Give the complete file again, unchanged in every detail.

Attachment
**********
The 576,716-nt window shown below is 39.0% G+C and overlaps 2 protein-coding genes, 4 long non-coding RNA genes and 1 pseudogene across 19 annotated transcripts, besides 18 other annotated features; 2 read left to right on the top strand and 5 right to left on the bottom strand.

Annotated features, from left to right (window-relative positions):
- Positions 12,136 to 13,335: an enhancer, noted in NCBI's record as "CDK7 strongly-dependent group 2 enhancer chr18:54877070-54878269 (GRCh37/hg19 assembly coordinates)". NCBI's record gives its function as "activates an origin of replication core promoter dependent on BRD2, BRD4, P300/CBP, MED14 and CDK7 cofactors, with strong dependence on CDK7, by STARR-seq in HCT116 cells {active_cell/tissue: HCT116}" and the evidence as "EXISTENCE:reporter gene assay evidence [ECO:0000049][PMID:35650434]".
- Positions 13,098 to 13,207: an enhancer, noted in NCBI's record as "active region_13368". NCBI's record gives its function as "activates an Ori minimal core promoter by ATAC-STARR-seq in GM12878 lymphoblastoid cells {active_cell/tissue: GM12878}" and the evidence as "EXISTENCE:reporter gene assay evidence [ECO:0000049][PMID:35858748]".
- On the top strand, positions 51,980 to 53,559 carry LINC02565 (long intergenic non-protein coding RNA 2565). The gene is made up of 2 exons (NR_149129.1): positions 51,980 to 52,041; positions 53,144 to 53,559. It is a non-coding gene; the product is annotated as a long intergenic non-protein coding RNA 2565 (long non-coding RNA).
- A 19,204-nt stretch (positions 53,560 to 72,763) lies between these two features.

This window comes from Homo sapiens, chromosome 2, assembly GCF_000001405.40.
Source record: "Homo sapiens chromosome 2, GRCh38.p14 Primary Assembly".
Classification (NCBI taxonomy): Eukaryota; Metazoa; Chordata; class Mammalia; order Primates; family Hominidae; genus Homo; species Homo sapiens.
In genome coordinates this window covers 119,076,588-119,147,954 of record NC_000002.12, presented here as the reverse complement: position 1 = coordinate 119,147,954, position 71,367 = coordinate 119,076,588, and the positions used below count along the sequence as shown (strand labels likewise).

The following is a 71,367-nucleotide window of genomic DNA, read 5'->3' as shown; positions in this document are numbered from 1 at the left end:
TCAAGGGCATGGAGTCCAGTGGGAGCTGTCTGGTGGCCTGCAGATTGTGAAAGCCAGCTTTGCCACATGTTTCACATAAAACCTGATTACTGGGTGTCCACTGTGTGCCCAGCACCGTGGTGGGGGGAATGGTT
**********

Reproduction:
The 576,716-nt window shown below is 39.0% G+C and overlaps 2 protein-coding genes, 4 long non-coding RNA genes and 1 pseudogene across 19 annotated transcripts, besides 18 other annotated features; 2 read left to right on the top strand and 5 right to left on the bottom strand.

Annotated features, from left to right (window-relative positions):
- Positions 12,136 to 13,335: an enhancer, noted in NCBI's record as "CDK7 strongly-dependent group 2 enhancer chr18:54877070-54878269 (GRCh37/hg19 assembly coordinates)". NCBI's record gives its function as "activates an origin of replication core promoter dependent on BRD2, BRD4, P300/CBP, MED14 and CDK7 cofactors, with strong dependence on CDK7, by STARR-seq in HCT116 cells {active_cell/tissue: HCT116}" and the evidence as "EXISTENCE:reporter gene assay evidence [ECO:0000049][PMID:35650434]".
- Positions 13,098 to 13,207: an enhancer, noted in NCBI's record as "active region_13368". NCBI's record gives its function as "activates an Ori minimal core promoter by ATAC-STARR-seq in GM12878 lymphoblastoid cells {active_cell/tissue: GM12878}" and the evidence as "EXISTENCE:reporter gene assay evidence [ECO:0000049][PMID:35858748]".
- On the top strand, positions 51,980 to 53,559 carry LINC02565 (long intergenic non-protein coding RNA 2565). The gene is made up of 2 exons (NR_149129.1): positions 51,980 to 52,041; positions 53,144 to 53,559. It is a non-coding gene; the product is annotated as a long intergenic non-protein coding RNA 2565 (long non-coding RNA).
- A 19,204-nt stretch (positions 53,560 to 72,763) lies between these two features.

This window comes from Homo sapiens, chromosome 2, assembly GCF_000001405.40.
Source record: "Homo sapiens chromosome 2, GRCh38.p14 Primary Assembly".
Classification (NCBI taxonomy): Eukaryota; Metazoa; Chordata; class Mammalia; order Primates; family Hominidae; genus Homo; species Homo sapiens.
In genome coordinates this window covers 119,076,588-119,147,954 of record NC_000002.12, presented here as the reverse complement: position 1 = coordinate 119,147,954, position 71,367 = coordinate 119,076,588, and the positions used below count along the sequence as shown (strand labels likewise).

The following is a 71,367-nucleotide window of genomic DNA, read 5'->3' as shown; positions in this document are numbered from 1 at the left end:
TCAAGGGCATGGAGTCCAGTGGGAGCTGTCTGGTGGCCTGCAGATTGTGAAAGCCAGCTTTGCCACATGTTTCACATAAAACCTGATTACTGGGTGTCCACTGTGTGCCCAGCACCGTGGTGGGGGGAATGGTT